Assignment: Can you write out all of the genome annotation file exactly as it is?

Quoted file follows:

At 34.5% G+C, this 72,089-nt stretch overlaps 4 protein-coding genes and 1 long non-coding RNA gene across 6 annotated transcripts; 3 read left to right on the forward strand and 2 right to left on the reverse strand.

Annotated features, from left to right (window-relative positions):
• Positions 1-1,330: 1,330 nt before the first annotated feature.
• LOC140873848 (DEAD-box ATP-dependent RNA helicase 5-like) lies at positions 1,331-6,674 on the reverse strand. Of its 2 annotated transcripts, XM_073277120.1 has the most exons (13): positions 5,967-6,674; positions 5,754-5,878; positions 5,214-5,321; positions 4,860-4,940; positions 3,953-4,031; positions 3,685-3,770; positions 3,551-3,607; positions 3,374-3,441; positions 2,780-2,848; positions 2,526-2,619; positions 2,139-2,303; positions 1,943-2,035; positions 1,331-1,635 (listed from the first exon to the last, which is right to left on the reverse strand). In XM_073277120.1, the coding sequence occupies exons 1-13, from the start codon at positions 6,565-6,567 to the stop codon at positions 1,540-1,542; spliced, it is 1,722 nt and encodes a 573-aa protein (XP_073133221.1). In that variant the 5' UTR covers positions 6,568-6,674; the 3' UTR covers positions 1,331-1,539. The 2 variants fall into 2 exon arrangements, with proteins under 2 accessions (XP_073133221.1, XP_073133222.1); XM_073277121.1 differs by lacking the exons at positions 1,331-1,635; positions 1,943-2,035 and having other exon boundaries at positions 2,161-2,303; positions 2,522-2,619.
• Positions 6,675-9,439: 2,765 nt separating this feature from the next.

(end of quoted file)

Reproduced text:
At 34.5% G+C, this 72,089-nt stretch overlaps 4 protein-coding genes and 1 long non-coding RNA gene across 6 annotated transcripts; 3 read left to right on the forward strand and 2 right to left on the reverse strand.

Annotated features, from left to right (window-relative positions):
• Positions 1-1,330: 1,330 nt before the first annotated feature.
• LOC140873848 (DEAD-box ATP-dependent RNA helicase 5-like) lies at positions 1,331-6,674 on the reverse strand. Of its 2 annotated transcripts, XM_073277120.1 has the most exons (13): positions 5,967-6,674; positions 5,754-5,878; positions 5,214-5,321; positions 4,860-4,940; positions 3,953-4,031; positions 3,685-3,770; positions 3,551-3,607; positions 3,374-3,441; positions 2,780-2,848; positions 2,526-2,619; positions 2,139-2,303; positions 1,943-2,035; positions 1,331-1,635 (listed from the first exon to the last, which is right to left on the reverse strand). In XM_073277120.1, the coding sequence occupies exons 1-13, from the start codon at positions 6,565-6,567 to the stop codon at positions 1,540-1,542; spliced, it is 1,722 nt and encodes a 573-aa protein (XP_073133221.1). In that variant the 5' UTR covers positions 6,568-6,674; the 3' UTR covers positions 1,331-1,539. The 2 variants fall into 2 exon arrangements, with proteins under 2 accessions (XP_073133221.1, XP_073133222.1); XM_073277121.1 differs by lacking the exons at positions 1,331-1,635; positions 1,943-2,035 and having other exon boundaries at positions 2,161-2,303; positions 2,522-2,619.
• Positions 6,675-9,439: 2,765 nt separating this feature from the next.